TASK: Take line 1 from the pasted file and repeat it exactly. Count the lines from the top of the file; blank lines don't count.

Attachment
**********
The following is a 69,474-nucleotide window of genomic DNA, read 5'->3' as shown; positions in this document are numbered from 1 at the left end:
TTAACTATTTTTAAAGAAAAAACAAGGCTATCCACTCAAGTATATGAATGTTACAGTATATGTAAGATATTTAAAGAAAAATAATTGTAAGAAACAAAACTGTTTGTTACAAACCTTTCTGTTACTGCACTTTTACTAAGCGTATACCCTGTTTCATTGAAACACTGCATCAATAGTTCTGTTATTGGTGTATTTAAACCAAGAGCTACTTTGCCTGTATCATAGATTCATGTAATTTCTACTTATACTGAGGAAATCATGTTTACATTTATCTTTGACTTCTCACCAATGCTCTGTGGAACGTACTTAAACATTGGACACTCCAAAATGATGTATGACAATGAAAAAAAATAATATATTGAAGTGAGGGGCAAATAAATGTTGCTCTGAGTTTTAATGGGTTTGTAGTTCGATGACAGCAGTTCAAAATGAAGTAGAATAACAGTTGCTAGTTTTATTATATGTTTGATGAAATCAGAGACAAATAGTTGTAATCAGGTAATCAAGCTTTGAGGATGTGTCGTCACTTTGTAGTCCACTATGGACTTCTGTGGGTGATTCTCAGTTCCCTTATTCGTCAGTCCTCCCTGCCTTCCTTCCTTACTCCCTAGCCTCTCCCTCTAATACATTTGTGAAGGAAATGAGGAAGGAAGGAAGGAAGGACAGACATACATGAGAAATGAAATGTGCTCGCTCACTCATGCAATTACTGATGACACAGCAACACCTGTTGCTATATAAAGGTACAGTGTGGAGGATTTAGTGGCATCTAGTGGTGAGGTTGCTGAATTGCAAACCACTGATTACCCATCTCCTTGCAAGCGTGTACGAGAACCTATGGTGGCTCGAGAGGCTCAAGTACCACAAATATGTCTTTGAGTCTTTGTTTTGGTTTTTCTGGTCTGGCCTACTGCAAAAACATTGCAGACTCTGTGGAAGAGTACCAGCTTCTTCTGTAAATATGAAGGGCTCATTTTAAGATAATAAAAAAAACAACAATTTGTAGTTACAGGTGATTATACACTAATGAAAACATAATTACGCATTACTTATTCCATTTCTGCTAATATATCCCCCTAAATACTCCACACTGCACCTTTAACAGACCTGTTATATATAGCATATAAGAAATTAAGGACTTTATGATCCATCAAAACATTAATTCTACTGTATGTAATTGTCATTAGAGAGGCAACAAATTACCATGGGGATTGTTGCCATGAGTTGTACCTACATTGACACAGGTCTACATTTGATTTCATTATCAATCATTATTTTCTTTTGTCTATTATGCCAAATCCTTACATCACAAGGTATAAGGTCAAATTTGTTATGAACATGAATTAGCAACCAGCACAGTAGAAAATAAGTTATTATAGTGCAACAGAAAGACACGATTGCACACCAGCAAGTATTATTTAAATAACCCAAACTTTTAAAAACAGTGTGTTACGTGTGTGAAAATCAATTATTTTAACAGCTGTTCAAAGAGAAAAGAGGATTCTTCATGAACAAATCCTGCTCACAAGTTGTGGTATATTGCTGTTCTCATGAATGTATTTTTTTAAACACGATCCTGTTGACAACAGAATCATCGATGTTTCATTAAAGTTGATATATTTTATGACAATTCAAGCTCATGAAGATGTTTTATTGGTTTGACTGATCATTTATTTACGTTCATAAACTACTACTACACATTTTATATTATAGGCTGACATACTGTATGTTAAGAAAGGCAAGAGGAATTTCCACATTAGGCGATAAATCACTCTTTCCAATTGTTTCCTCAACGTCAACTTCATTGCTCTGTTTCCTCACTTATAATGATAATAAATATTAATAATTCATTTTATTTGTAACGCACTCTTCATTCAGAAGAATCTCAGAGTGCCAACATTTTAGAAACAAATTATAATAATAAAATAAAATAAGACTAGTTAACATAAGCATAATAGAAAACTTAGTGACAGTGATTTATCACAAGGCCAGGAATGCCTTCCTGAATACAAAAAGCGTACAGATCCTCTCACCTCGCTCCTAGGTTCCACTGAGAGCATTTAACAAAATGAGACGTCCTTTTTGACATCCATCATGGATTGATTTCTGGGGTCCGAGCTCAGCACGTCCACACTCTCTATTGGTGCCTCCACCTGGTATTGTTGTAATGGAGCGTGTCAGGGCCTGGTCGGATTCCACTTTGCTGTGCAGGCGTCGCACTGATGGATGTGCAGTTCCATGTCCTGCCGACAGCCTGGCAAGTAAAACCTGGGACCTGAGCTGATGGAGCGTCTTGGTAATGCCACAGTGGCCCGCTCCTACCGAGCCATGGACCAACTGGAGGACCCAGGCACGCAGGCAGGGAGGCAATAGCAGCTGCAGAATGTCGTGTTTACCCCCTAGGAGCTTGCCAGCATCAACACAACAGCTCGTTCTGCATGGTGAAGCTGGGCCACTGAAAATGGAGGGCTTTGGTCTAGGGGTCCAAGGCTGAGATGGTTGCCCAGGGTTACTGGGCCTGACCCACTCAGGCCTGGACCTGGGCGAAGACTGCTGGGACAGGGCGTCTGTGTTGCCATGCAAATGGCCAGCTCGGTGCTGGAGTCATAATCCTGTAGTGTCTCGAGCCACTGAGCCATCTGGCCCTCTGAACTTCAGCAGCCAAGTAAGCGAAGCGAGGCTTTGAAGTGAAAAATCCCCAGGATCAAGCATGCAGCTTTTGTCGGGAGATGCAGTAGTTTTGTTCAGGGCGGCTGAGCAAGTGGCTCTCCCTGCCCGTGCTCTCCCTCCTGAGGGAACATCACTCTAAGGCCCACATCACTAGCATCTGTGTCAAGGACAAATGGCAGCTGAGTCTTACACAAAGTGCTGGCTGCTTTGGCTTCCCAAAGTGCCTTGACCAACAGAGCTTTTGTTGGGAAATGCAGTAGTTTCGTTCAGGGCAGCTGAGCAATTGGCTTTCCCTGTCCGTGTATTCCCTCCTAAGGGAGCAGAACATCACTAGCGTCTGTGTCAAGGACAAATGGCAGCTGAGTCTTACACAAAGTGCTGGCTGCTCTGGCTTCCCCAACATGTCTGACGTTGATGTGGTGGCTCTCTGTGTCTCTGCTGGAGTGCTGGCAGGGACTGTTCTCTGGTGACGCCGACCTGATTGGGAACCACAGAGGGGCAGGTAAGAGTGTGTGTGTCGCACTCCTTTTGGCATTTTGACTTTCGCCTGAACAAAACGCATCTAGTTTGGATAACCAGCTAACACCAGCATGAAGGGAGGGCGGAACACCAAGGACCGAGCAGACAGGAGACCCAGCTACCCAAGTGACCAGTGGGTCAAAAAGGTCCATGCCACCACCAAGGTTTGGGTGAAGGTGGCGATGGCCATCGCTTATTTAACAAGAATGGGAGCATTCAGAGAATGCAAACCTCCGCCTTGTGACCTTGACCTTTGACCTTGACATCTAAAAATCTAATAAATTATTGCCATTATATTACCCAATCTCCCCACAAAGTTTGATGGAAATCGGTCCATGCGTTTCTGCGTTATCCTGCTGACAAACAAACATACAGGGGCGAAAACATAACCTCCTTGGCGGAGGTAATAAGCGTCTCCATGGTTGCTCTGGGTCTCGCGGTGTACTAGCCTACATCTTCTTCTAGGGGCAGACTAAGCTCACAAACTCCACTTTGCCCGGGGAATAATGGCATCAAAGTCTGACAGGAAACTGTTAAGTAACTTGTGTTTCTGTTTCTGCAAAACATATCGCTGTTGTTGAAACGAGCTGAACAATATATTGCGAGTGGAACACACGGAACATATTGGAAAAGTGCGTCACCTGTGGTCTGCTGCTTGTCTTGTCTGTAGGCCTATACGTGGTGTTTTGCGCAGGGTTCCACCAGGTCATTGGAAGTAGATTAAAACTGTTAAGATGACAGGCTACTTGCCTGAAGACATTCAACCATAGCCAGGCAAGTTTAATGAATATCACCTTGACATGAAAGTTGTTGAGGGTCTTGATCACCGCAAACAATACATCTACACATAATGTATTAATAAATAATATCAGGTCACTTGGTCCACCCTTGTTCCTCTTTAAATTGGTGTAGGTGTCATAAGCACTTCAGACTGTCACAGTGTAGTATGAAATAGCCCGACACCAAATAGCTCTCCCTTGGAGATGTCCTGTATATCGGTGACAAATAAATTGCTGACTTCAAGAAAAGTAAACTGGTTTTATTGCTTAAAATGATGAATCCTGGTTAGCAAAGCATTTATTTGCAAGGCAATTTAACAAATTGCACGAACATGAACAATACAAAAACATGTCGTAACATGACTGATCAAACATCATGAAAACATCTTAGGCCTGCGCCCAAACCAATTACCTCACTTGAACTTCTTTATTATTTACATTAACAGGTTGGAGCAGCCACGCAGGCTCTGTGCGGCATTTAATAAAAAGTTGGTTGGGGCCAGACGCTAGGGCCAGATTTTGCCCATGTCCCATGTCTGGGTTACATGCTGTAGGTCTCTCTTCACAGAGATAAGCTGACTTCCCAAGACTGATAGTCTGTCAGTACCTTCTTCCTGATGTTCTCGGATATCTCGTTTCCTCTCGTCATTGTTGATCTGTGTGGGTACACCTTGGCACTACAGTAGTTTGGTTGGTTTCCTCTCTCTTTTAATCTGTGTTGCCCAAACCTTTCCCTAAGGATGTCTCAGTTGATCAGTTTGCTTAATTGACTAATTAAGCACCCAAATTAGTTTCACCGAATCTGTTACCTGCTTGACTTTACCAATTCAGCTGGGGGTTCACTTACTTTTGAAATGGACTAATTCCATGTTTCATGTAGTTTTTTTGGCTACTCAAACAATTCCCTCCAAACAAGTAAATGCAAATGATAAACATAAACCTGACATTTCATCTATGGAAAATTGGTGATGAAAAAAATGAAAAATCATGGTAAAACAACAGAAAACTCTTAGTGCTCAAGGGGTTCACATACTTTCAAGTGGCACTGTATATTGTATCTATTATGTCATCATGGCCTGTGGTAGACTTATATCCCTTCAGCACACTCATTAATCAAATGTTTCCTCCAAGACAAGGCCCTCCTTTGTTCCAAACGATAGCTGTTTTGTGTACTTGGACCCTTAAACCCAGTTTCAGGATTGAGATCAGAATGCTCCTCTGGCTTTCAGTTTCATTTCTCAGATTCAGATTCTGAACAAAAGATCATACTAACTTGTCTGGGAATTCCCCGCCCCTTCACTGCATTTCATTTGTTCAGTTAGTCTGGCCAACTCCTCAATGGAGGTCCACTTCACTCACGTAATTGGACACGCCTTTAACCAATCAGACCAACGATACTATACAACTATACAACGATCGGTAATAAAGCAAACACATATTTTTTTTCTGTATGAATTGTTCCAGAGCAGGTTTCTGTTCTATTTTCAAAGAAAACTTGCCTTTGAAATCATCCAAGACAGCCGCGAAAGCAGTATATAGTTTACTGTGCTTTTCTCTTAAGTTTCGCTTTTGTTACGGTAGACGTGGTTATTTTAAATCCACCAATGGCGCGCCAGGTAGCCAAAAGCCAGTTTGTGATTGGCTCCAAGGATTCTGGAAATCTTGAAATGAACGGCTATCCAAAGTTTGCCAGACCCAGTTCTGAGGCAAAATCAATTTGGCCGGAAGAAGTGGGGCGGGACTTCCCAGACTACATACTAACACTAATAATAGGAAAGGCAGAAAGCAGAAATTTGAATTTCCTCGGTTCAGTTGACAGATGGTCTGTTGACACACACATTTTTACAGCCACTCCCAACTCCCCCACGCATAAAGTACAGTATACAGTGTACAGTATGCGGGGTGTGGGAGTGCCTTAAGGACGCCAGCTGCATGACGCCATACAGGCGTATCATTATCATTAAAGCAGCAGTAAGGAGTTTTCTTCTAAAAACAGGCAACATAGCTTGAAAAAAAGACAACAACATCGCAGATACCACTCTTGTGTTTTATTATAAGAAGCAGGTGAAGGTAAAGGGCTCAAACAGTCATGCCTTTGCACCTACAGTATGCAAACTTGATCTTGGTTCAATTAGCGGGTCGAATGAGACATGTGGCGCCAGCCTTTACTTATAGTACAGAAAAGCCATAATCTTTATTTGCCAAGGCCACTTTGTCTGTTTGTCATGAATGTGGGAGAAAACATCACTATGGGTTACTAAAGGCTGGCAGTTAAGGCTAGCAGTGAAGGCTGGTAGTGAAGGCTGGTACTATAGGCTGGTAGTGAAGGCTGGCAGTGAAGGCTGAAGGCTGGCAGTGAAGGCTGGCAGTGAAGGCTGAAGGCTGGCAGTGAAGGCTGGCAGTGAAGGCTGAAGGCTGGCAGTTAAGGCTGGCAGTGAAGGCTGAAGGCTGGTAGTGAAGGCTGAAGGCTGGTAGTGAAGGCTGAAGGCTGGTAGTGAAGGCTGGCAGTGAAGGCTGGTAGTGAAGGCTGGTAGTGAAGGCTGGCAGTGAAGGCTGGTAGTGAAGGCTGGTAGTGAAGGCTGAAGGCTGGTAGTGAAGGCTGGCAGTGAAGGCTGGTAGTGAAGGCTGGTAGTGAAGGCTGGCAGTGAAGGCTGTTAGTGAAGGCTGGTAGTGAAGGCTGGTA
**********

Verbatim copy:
The following is a 69,474-nucleotide window of genomic DNA, read 5'->3' as shown; positions in this document are numbered from 1 at the left end: